Yarimar Bonilla, an associate professor of Latino and Caribbean studies at Rutgers University, is from Puerto Rico.
You know a lot of people are discovering Puerto Rico and its political status for the first time right now. You have this in a bureaucratic apparatus that is not able to work quickly and efficiently especially when they're in a context outside of the continental United States.
She's written about how Caribbean territories like Puerto Rico with limited self-governance are more vulnerable during a crisis.
In the sense that they have complicated arrangements with US and imperial European powers. So places like Guadeloupe, Turks and Caicos the British Virgin Islands, a lot of the sites that have been impacted by the hurricane season this year, they are in different kinds of entanglements with the United States in Europe.
Bonilla's caught a flight from Puerto Rico and packed as if she'll never go back.
We saw that in New Orleans after Katrina. Many people left and did not return. All of us observing this in the United States, we're–we're very scared about what is going to happen to our communities and we feel the clock ticking.
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Ivette Feliciano shoots, produces and reports on camera for PBS NewsHour Weekend. Before starting with NewsHour in 2013, she worked as a one-person-band correspondent for the News 12 Networks, where she won a New York Press Club Award for her coverage of Super Storm Sandy, which ravaged the East Coast in 2012. Prior to that, Ivette was the Associate Producer of Latin American news for Worldfocus, a nationally televised, daily international news show seen on Public Television. While at Worldfocus, Ivette served as the show’s Field Producer and Reporter for Latin America, covering special reports on the Mexican drug war as well as a 5-part series out of Bolivia, which included an interview with President Evo Morales. In 2010, she co-produced a documentary series on New York’s baseball history that aired on Channel Thirteen. Ivette holds a Master’s degree from the Columbia University Graduate School of Journalism, where she specialized in broadcast journalism.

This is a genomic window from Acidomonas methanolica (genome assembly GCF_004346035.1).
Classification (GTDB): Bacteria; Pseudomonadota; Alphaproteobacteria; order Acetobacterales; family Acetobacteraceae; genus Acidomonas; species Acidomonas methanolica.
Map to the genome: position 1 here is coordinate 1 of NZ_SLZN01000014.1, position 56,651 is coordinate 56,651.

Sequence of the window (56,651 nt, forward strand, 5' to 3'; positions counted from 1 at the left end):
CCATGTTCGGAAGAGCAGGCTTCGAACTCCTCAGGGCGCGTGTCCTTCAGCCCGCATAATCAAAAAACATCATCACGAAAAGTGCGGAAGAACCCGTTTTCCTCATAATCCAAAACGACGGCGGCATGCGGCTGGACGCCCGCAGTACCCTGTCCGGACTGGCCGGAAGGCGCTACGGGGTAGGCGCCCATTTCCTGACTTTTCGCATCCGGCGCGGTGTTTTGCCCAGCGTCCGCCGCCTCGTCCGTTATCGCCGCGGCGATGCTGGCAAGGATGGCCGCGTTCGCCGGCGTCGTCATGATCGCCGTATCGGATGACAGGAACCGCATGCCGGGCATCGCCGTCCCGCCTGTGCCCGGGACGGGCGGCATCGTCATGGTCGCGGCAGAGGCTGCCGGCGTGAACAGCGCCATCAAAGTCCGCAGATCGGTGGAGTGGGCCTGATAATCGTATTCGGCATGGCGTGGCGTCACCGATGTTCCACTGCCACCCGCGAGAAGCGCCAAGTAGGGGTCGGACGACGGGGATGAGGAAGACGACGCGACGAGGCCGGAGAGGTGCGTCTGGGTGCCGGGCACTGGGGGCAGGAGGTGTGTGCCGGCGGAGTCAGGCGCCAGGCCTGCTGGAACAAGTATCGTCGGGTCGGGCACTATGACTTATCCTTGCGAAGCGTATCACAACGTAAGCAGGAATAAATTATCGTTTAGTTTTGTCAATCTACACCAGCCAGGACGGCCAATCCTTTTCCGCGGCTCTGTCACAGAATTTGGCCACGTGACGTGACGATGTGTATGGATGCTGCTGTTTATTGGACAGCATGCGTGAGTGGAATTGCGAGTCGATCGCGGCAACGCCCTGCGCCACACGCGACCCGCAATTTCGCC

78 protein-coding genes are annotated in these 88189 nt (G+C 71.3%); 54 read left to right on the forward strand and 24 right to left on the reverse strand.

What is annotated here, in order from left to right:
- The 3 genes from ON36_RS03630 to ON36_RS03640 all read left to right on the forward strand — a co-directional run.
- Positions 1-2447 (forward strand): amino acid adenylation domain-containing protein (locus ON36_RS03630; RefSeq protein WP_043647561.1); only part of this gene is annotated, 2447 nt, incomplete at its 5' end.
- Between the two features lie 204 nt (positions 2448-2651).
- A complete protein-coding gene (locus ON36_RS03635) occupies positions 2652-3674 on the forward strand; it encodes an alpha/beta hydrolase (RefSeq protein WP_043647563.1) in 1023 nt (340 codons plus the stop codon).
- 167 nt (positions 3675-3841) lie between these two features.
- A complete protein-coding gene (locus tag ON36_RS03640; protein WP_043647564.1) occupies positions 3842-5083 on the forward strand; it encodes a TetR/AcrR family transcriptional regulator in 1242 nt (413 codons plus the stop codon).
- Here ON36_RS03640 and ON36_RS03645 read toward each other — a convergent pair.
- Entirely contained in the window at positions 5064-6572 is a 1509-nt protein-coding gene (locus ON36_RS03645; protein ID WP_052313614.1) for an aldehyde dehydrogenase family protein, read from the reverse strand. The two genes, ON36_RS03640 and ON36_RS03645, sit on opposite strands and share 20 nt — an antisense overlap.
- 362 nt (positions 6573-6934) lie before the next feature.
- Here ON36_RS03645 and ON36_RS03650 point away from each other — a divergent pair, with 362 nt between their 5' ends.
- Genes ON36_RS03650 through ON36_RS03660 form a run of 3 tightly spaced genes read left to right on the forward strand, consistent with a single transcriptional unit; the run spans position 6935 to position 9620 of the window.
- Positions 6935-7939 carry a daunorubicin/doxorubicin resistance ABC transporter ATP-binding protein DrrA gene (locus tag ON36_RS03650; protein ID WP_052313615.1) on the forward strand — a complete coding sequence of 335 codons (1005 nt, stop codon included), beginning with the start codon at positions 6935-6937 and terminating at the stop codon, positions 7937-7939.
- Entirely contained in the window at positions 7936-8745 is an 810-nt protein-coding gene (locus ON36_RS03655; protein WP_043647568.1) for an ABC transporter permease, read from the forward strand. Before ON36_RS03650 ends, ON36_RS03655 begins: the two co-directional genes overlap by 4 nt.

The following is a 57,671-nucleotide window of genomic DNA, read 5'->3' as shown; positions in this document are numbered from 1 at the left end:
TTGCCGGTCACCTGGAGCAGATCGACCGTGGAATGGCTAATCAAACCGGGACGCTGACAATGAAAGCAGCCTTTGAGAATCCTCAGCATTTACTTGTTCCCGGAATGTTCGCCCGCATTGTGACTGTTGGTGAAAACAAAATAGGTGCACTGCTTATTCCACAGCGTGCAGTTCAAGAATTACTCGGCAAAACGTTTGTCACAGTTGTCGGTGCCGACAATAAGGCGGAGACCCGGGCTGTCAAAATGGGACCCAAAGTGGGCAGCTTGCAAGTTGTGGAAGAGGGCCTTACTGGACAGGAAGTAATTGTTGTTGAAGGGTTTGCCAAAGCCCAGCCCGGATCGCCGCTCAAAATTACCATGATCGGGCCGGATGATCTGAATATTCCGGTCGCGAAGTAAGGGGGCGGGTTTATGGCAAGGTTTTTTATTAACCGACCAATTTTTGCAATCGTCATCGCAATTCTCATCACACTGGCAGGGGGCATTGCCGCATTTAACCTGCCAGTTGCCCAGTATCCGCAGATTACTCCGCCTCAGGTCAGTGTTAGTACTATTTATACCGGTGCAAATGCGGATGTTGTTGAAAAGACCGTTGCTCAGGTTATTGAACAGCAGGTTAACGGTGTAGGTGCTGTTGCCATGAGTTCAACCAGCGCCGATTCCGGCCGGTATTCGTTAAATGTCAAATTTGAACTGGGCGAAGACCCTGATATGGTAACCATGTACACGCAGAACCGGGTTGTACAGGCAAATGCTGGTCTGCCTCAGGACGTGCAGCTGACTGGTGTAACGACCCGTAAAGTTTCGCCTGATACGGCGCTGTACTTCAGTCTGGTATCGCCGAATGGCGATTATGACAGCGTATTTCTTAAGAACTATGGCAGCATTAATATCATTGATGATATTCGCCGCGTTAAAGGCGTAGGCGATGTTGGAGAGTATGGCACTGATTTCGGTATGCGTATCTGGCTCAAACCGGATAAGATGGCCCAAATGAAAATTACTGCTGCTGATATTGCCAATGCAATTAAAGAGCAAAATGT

Zachary Green began working in online and broadcast news in 2009. Since then he has produced stories all over the U.S. and overseas in Ireland and Haiti. In his time at NewsHour, he has reported on a wide variety of topics, including climate change, immigration, voting rights, and the arts. He also produced a series on guaranteed income programs in the U.S. and won a 2015 National Headliner Award in business and consumer reporting for his report on digital estate planning. Prior to joining Newshour, Zachary was an Associate Producer for Need to Know on PBS, during which he assisted in producing stories on gun violence and healthcare, among others. He also provided narration for the award-winning online documentary series, “Retro Report”.